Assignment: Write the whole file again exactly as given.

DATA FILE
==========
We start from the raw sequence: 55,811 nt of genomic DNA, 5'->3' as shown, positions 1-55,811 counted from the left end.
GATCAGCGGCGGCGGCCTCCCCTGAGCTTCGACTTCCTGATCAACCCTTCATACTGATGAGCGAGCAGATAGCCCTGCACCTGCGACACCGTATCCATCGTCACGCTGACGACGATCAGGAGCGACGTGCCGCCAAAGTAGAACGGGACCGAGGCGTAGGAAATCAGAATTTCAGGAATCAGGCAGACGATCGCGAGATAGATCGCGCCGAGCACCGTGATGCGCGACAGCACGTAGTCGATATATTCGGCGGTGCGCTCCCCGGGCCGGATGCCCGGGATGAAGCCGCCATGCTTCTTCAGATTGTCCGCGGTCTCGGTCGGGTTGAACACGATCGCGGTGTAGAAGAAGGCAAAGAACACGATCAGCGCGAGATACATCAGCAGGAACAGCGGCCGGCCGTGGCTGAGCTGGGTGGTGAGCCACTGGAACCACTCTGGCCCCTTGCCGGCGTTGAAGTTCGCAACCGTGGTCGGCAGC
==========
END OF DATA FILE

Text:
We start from the raw sequence: 55,811 nt of genomic DNA, 5'->3' as shown, positions 1-55,811 counted from the left end.
GATCAGCGGCGGCGGCCTCCCCTGAGCTTCGACTTCCTGATCAACCCTTCATACTGATGAGCGAGCAGATAGCCCTGCACCTGCGACACCGTATCCATCGTCACGCTGACGACGATCAGGAGCGACGTGCCGCCAAAGTAGAACGGGACCGAGGCGTAGGAAATCAGAATTTCAGGAATCAGGCAGACGATCGCGAGATAGATCGCGCCGAGCACCGTGATGCGCGACAGCACGTAGTCGATATATTCGGCGGTGCGCTCCCCGGGCCGGATGCCCGGGATGAAGCCGCCATGCTTCTTCAGATTGTCCGCGGTCTCGGTCGGGTTGAACACGATCGCGGTGTAGAAGAAGGCAAAGAACACGATCAGCGCGAGATACATCAGCAGGAACAGCGGCCGGCCGTGGCTGAGCTGGGTGGTGAGCCACTGGAACCACTCTGGCCCCTTGCCGGCGTTGAAGTTCGCAACCGTGGTCGGCAGC